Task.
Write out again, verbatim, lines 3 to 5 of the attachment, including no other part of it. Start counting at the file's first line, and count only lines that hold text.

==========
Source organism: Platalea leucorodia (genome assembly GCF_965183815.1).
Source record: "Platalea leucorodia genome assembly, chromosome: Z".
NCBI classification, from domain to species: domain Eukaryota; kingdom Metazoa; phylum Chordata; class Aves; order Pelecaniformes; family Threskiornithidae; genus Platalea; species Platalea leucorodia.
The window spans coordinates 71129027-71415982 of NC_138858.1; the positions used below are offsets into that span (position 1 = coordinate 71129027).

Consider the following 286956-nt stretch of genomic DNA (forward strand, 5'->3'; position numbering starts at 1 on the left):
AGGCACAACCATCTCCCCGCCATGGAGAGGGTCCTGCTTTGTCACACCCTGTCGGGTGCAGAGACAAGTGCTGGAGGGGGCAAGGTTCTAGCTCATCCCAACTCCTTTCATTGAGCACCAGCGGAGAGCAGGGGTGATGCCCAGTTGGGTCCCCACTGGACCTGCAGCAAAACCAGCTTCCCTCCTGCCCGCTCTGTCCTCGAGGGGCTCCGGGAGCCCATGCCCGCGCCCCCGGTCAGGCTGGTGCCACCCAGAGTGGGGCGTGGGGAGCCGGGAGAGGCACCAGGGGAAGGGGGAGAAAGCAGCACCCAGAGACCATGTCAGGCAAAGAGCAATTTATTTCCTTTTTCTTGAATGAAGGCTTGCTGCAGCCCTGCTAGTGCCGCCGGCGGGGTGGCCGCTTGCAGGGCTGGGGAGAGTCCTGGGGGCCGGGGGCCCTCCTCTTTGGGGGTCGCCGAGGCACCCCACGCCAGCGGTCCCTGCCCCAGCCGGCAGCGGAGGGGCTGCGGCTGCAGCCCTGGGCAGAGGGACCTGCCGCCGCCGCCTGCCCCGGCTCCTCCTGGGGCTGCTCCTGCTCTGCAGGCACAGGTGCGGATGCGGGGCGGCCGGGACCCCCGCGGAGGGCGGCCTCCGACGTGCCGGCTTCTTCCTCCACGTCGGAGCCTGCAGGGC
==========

NCBI classification, from domain to species: domain Eukaryota; kingdom Metazoa; phylum Chordata; class Aves; order Pelecaniformes; family Threskiornithidae; genus Platalea; species Platalea leucorodia.
The window spans coordinates 71129027-71415982 of NC_138858.1; the positions used below are offsets into that span (position 1 = coordinate 71129027).

Consider the following 286956-nt stretch of genomic DNA (forward strand, 5'->3'; position numbering starts at 1 on the left):